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Six Reasons Entrepreneurs Suck

By: Guest | October 20, 2011 | 
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Today’s guest post is written by Marc Girolimetti.

I’ve been blessed by living among entrepreneurs my entire life. I’ve learned a lot from them and they inspired me to drop the dreams of being the next Jacques Cousteau and head straight to Babson College, which has been named the #1 undergraduate program for entrepreneurship for 15 consecutive years.

As a result of choosing a life of working within and founding a couple of start-ups, I get to dabble in adjunct teaching of entrepreneurship at Boston University.

As a result I can say one thing: Entrepreneurs suck.

I’m addicted to start-ups, but it’s begun to take its toll on me emotionally and financially. “One more hit,” I say. “Then I’ll quit.”  That’s because no illegal narcotic can give you a better rush and ruin your life more deeply than choosing to be an entrepreneur.

1. Entrepreneurs think they have the most beautiful baby on the block.

No parent will tell you they have an ugly kid and no entrepreneur will tell you their product sucks. It’s that stubborn belief in the quality of the product and unwillingness to be told otherwise that will kill the company before it gets out of the gate.

Eric Reis, the Lean Start-Up guy, says, to summarize, get the product out there with some good features, but let the market determine where it should go and release updates accordingly.

Is the entrepreneur OK with a full-version version of the product not existing?

2. Entrepreneurs are terrible communicators.

More often than not, an entrepreneur has a vision in their head, but is incapable of clearly communicating it to anyone. As a result, two things tend to occur: They surround themselves with “yes men” who agree to anything without putting any thought into it or they bring on board critical thinkers, but create a poor working relationship because the critical thinker needs most, if not all, of the information before putting a strategy forth.

3. Entrepreneurs are liars.

Part of this is a result of needing to compete in a very noisy environment, especially when searching for partners, investors, advisors, and/or board members. Where it becomes a major problem, is when the lie gains traction and eventually becomes the truth. The result can have drastic effects on the business. Investors or vendors can feel duped. Customers and partners will walk away. Most importantly, reputations can be tarnished in the long-term.

4. Entrepreneurs take things too personally and can’t handle negativity.

Because they are so engrossed in the vision, entrepreneurs tend to shift themselves into an alternate reality where negativity doesn’t exist. If handed criticism or a “no” from a customer, the entrepreneur tends to disavow any knowledge of it and moves forward without processing why. This goes back to the ugly baby issue, but every business has tough times and the alternate reality is just another form of hiding from problems.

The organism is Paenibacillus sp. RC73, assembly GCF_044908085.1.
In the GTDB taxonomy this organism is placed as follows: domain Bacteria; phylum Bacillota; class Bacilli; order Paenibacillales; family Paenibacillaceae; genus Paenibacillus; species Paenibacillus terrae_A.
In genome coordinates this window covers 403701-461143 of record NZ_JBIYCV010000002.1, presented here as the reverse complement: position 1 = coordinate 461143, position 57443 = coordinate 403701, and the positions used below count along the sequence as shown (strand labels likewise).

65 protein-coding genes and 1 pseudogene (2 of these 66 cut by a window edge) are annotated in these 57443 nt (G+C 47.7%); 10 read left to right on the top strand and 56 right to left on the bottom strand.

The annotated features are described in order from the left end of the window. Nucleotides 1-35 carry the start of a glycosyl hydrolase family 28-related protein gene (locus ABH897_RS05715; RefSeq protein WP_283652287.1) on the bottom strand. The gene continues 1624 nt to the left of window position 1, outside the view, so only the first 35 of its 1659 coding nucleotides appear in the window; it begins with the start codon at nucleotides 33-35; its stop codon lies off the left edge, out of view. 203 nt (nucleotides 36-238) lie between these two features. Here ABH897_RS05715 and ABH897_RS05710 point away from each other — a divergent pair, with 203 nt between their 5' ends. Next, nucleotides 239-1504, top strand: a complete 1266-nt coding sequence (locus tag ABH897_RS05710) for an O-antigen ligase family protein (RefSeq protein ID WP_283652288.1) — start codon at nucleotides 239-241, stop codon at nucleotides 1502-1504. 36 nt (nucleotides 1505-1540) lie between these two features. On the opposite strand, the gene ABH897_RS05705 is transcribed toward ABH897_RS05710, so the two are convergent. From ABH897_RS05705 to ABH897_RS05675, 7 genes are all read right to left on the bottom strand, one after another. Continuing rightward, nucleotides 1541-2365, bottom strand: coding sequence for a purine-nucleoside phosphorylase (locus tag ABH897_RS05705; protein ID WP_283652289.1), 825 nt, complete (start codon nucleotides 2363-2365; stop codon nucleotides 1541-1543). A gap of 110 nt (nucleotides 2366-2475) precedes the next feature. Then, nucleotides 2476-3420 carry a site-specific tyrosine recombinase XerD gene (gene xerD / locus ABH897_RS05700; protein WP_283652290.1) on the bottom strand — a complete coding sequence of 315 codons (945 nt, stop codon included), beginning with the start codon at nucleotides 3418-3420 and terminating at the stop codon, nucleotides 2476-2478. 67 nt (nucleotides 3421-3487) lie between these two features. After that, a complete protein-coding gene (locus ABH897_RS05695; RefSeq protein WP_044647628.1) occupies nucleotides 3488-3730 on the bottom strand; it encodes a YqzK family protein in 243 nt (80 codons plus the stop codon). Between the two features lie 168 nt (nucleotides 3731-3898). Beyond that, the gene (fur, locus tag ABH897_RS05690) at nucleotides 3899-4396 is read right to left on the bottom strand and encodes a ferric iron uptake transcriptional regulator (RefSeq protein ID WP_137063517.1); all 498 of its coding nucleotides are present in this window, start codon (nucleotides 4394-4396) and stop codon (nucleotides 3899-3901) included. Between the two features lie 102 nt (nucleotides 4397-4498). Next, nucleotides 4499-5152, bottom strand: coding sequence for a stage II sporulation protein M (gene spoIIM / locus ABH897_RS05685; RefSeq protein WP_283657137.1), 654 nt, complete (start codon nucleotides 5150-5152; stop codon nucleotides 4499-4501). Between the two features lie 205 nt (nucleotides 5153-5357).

5. Entrepreneurs are impatient.

A start-up is small and moves swiftly. Decisions can be made in an instant. Strategy can be implemented with minimal investment. The challenge arises when others, such as customers, investors or partners, are brought into the mix. When an entrepreneur interacts with them, they are the #1 priority. To the customer, investor or partner, the entrepreneur is more likely priority #157. Entrepreneurs are in such a hurry they can’t see the value of what a little patience can bring.

6. Entrepreneurs fear success.

Many entrepreneurs can take a start-up to a certain point. Some complete the product development, but can’t generate revenue. Some generate revenue, but don’t know how to grow the business. Success usually means an entrepreneur has to give up a significant amount of control. The baby is growing up and needs to be nurtured by others. The fear of losing control as a result of success, is probably the number one killer of a growing start-up.

Entrepreneurs, when it boils down to it, only trust themselves and they’ll make every excuse in the book to justify retaining power. This is why a promising young company, generating $10 million annually, can disappear in an instant.

I have experienced more character flaws, but these are the core issues that every investor, partner, customer, and vendor need to be concerned about. I have nothing but respect for entrepreneurs. I love helping and sharing my myriad of experiences with them, but they are, more often than not, humans at their worst and many can be harmed as a result.

Marc Girolimetti is an award-winning, 16-year veteran of the interactive agency and software worlds. He’s founded two companies and been part of four more start-ups covering news, entertainment, advertising and gaming. A graduate of Babson College, Marc lives in the Boston area and believes pinball is the source of world peace.

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